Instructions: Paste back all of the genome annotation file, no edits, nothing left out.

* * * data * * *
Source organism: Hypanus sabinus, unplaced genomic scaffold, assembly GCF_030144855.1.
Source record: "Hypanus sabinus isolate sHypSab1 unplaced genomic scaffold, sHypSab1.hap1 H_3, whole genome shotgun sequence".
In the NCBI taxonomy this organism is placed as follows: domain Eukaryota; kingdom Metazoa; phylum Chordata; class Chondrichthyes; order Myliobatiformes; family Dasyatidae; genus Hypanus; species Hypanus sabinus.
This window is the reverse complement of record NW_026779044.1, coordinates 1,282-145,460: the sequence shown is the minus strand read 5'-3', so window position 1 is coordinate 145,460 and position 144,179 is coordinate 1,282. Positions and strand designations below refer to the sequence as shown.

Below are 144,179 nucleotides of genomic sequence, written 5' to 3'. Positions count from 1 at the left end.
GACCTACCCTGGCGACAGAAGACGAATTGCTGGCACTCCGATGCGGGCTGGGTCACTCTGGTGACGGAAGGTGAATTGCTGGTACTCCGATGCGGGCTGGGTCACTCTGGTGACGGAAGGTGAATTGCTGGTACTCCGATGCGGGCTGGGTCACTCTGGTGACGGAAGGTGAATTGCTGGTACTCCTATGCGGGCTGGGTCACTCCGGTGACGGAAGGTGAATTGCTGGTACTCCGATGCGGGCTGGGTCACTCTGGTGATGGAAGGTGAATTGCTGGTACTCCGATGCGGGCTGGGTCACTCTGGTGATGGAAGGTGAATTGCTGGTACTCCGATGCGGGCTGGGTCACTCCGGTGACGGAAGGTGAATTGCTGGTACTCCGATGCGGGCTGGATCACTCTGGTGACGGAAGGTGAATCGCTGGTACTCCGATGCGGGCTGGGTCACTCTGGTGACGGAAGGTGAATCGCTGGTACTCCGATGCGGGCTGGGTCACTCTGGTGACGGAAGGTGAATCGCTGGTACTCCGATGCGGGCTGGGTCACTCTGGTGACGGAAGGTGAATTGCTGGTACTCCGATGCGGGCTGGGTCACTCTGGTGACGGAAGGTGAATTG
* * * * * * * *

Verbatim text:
Source organism: Hypanus sabinus, unplaced genomic scaffold, assembly GCF_030144855.1.
Source record: "Hypanus sabinus isolate sHypSab1 unplaced genomic scaffold, sHypSab1.hap1 H_3, whole genome shotgun sequence".
In the NCBI taxonomy this organism is placed as follows: domain Eukaryota; kingdom Metazoa; phylum Chordata; class Chondrichthyes; order Myliobatiformes; family Dasyatidae; genus Hypanus; species Hypanus sabinus.
This window is the reverse complement of record NW_026779044.1, coordinates 1,282-145,460: the sequence shown is the minus strand read 5'-3', so window position 1 is coordinate 145,460 and position 144,179 is coordinate 1,282. Positions and strand designations below refer to the sequence as shown.

Below are 144,179 nucleotides of genomic sequence, written 5' to 3'. Positions count from 1 at the left end.
GACCTACCCTGGCGACAGAAGACGAATTGCTGGCACTCCGATGCGGGCTGGGTCACTCTGGTGACGGAAGGTGAATTGCTGGTACTCCGATGCGGGCTGGGTCACTCTGGTGACGGAAGGTGAATTGCTGGTACTCCGATGCGGGCTGGGTCACTCTGGTGACGGAAGGTGAATTGCTGGTACTCCTATGCGGGCTGGGTCACTCCGGTGACGGAAGGTGAATTGCTGGTACTCCGATGCGGGCTGGGTCACTCTGGTGATGGAAGGTGAATTGCTGGTACTCCGATGCGGGCTGGGTCACTCTGGTGATGGAAGGTGAATTGCTGGTACTCCGATGCGGGCTGGGTCACTCCGGTGACGGAAGGTGAATTGCTGGTACTCCGATGCGGGCTGGATCACTCTGGTGACGGAAGGTGAATCGCTGGTACTCCGATGCGGGCTGGGTCACTCTGGTGACGGAAGGTGAATCGCTGGTACTCCGATGCGGGCTGGGTCACTCTGGTGACGGAAGGTGAATCGCTGGTACTCCGATGCGGGCTGGGTCACTCTGGTGACGGAAGGTGAATTGCTGGTACTCCGATGCGGGCTGGGTCACTCTGGTGACGGAAGGTGAATTG